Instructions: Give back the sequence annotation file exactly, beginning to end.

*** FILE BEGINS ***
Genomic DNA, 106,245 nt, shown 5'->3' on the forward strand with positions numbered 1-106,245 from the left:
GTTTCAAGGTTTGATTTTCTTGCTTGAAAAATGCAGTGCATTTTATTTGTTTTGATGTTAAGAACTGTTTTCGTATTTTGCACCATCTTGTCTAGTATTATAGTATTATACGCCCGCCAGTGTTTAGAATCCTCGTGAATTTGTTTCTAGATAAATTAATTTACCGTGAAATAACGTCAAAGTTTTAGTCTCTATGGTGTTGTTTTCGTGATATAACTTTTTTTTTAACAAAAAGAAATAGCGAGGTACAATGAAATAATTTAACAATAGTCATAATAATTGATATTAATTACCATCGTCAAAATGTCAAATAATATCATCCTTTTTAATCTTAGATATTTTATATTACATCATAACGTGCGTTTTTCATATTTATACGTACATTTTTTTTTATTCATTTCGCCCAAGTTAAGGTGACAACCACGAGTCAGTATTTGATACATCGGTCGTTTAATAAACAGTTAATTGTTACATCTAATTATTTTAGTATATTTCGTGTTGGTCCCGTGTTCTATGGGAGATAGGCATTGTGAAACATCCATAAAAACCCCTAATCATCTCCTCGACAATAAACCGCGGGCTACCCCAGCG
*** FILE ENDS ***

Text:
Genomic DNA, 106,245 nt, shown 5'->3' on the forward strand with positions numbered 1-106,245 from the left:
GTTTCAAGGTTTGATTTTCTTGCTTGAAAAATGCAGTGCATTTTATTTGTTTTGATGTTAAGAACTGTTTTCGTATTTTGCACCATCTTGTCTAGTATTATAGTATTATACGCCCGCCAGTGTTTAGAATCCTCGTGAATTTGTTTCTAGATAAATTAATTTACCGTGAAATAACGTCAAAGTTTTAGTCTCTATGGTGTTGTTTTCGTGATATAACTTTTTTTTTAACAAAAAGAAATAGCGAGGTACAATGAAATAATTTAACAATAGTCATAATAATTGATATTAATTACCATCGTCAAAATGTCAAATAATATCATCCTTTTTAATCTTAGATATTTTATATTACATCATAACGTGCGTTTTTCATATTTATACGTACATTTTTTTTTATTCATTTCGCCCAAGTTAAGGTGACAACCACGAGTCAGTATTTGATACATCGGTCGTTTAATAAACAGTTAATTGTTACATCTAATTATTTTAGTATATTTCGTGTTGGTCCCGTGTTCTATGGGAGATAGGCATTGTGAAACATCCATAAAAACCCCTAATCATCTCCTCGACAATAAACCGCGGGCTACCCCAGCG